Some people contend that photograms came into existence over a century before photographs. The German physicist Johann Heinrich Schultze noted the darkening effect that sunlight had on a jar of silver nitrate solution in 1727. He cut out a paper stencil of letters, and amazed his colleagues by printing a word onto a piece of gypsum soaked in the solution. (It is sadly not recorded what he wrote.) This differed from subsequent photograms only in its impermanence.
William Henry Fox Talbot’s first “photogenic drawings”, as he called them, made during the “brilliant summer” of 1835 by placing objects on paper photosensitized with salt and silver nitrate solutions, were mostly botanical records of plants and lichens. (Talbot and his pioneering colleagues were scientists first, and picture-makers second.) Lace and frilly fabric cast appealing shadows too. Although the term was not used until 1859, these were photograms.
Talbot unveiled his refined calotype process in 1841. One year later, another gentleman scientist, Sir John Herschel, announced a competing invention: the cyanotype, which used potassium ferricyanide and ferric ammonium citrate. Cyanotypes are today better known as blueprints, and are noted for their permanence. Though the technique has a beautiful simplicity, it is not as sensitive as silver nitrate so is useless for in-camera photography, only capable of generating photograms when exposed to light for long periods.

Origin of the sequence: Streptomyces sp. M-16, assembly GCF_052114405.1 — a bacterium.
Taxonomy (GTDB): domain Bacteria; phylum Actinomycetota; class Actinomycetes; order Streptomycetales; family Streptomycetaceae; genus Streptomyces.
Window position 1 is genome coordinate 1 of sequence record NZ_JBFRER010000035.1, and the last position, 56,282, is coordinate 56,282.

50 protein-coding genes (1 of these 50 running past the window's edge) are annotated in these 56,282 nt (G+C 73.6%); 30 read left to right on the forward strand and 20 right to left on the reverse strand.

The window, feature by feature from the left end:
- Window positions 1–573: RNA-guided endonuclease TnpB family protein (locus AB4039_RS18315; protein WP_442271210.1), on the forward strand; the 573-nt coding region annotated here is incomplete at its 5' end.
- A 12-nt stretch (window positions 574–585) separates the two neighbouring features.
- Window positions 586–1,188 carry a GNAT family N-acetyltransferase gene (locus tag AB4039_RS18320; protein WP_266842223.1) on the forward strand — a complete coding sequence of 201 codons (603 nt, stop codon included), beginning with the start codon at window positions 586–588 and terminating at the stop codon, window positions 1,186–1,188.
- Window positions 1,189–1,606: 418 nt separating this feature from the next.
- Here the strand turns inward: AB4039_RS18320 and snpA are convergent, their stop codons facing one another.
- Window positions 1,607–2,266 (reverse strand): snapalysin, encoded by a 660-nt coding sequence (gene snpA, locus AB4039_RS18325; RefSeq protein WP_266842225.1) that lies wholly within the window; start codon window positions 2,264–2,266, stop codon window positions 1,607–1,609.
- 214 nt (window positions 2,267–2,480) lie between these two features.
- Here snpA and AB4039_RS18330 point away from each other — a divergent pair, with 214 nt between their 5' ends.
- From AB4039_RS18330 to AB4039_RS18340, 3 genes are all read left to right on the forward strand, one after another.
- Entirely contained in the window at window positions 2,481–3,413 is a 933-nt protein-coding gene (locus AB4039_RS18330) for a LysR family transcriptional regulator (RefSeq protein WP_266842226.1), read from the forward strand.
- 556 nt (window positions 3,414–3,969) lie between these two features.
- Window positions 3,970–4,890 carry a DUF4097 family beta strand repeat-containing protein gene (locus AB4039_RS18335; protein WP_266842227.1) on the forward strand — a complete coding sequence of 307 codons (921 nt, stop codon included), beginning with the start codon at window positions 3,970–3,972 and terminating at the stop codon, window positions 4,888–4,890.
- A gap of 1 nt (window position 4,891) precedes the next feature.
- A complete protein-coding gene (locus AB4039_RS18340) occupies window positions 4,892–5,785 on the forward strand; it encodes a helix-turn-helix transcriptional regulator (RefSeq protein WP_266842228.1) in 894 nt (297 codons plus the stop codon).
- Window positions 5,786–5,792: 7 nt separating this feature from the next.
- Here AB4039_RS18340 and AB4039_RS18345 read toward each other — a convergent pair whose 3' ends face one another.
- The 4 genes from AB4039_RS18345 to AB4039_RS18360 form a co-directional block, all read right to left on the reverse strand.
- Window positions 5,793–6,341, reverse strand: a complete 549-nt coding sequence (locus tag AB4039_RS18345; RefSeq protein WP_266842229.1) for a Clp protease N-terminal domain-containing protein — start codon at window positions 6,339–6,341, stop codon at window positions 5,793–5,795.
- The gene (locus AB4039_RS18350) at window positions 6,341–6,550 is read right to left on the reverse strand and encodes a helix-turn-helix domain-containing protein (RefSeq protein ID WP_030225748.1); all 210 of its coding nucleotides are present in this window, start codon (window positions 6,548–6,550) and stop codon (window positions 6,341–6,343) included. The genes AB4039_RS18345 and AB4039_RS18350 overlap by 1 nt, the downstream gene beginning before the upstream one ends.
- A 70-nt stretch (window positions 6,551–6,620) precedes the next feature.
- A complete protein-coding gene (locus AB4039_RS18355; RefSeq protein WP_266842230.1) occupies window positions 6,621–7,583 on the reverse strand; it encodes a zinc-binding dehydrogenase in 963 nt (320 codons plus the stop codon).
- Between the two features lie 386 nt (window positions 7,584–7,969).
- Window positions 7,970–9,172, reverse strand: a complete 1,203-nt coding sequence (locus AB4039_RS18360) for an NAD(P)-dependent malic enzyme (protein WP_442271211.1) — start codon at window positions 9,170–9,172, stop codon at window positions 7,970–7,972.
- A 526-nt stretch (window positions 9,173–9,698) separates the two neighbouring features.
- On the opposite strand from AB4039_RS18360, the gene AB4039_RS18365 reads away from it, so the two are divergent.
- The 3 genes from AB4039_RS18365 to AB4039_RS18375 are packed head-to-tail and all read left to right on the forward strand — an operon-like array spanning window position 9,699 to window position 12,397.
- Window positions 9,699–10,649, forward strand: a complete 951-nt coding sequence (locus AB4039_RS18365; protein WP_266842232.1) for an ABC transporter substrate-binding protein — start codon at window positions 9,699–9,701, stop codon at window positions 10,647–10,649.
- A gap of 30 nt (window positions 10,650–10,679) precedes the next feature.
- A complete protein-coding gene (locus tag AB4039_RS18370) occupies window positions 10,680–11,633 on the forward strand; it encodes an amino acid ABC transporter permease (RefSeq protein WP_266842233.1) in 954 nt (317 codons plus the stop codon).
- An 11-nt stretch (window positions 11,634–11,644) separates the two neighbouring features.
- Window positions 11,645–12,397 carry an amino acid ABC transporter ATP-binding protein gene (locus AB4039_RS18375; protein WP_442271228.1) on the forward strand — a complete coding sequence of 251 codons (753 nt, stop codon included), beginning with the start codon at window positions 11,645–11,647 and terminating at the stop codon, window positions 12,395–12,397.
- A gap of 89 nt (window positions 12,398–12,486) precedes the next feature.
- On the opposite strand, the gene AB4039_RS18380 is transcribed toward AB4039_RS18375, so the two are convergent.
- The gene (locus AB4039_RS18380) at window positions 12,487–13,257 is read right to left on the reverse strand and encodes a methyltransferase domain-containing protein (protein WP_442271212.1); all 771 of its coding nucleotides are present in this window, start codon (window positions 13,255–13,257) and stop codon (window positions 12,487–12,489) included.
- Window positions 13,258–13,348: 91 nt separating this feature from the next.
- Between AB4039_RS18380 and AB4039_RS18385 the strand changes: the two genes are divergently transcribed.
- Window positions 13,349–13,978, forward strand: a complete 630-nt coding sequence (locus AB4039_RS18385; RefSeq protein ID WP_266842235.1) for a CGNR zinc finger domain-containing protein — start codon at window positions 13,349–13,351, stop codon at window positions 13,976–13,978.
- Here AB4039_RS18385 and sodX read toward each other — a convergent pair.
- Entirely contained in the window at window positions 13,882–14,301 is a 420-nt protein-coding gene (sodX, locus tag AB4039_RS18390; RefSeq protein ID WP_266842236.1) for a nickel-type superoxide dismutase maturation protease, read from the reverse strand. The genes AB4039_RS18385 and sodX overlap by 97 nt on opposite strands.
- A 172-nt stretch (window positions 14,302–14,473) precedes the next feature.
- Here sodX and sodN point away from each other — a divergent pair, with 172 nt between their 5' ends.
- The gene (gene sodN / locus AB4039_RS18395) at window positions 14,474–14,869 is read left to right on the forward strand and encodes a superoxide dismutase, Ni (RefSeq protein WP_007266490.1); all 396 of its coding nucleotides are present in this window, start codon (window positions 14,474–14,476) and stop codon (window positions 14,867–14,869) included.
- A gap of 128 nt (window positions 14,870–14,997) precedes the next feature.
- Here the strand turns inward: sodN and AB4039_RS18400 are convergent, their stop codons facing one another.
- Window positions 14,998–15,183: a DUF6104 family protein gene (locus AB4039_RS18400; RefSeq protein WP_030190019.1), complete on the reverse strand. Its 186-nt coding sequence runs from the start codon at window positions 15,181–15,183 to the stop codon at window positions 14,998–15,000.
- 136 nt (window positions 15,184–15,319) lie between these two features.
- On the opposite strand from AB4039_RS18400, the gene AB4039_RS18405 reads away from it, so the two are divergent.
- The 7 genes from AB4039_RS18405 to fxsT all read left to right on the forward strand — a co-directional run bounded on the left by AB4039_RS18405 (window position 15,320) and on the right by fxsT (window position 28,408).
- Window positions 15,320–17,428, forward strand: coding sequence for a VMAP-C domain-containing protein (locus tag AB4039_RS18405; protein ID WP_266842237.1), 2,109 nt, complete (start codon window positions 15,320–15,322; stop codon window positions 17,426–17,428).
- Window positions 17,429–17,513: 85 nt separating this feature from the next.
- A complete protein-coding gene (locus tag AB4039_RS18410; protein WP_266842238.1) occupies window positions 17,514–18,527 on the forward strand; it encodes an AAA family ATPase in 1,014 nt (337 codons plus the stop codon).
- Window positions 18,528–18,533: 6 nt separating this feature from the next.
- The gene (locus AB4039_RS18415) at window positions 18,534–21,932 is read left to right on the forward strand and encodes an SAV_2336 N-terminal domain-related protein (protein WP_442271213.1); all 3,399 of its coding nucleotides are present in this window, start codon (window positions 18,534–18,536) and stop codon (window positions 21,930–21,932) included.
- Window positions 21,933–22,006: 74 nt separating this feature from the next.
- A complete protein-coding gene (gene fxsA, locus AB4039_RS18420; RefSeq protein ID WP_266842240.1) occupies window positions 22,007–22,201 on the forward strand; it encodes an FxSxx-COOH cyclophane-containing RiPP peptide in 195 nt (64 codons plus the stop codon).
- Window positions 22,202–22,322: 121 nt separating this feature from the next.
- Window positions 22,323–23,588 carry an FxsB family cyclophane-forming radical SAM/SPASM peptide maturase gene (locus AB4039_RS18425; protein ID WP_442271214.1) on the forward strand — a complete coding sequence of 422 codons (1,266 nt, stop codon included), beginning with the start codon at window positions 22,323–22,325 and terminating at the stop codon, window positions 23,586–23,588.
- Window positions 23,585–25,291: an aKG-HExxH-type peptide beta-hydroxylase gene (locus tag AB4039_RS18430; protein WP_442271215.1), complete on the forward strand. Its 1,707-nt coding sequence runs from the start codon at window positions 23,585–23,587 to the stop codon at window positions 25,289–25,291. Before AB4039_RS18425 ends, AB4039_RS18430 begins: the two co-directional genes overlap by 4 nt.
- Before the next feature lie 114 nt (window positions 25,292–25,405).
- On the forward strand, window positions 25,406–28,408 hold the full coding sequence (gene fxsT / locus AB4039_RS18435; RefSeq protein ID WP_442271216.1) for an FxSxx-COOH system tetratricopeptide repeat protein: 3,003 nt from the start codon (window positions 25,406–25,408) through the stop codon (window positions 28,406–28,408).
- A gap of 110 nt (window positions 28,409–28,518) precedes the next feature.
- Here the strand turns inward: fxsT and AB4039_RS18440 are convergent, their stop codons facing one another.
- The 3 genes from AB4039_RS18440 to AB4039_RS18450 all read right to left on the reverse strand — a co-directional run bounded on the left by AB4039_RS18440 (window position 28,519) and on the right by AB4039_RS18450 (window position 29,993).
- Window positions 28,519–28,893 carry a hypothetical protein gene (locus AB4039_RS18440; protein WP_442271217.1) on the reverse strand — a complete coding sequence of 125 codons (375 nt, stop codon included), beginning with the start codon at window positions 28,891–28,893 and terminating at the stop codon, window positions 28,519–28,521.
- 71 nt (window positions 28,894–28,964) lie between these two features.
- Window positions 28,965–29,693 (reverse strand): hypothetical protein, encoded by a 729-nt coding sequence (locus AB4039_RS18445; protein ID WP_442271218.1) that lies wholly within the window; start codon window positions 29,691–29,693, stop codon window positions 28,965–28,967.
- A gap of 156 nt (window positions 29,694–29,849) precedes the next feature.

As with Talbot’s photogenic drawings, cyanotypes were primarily used for botanical purposes. Their most famous exponent is Anna Atkins, who was friends with both Talbot and Herschel, and who wasted no time in adopting both men’s inventions. Her self-published Photographs of British Algae: Cyanotype Impressions (1943) is widely considered the first photobook.
As photographic technology advanced through the 19th century, the primitive photogram lay dormant, little used by artists until the First World War simultaneously shattered Europe’s faith in the mechanics of the modern world and intensified the pursuit of new kinds of art. Dada embodied this contradiction absolutely: the movement was at once avant-garde and primordial, progressive and regressive.
The painter Christian Schad moved to Zurich in 1915, where he associated with Dada artists Hugo Ball and Hans Arp. Inspired by Talbot’s photogenic drawings, between 1918 and 1919 he produced photograms that he called Schadographs. (Was the pun – ‘shadow-graphs’ – intentional for the German-speaking artist?) Instead of flowers and leaves, Schad arranged torn and crumpled paper, snippets of newsprint, fabric and hairballs – the grimy jetsam of modern city life.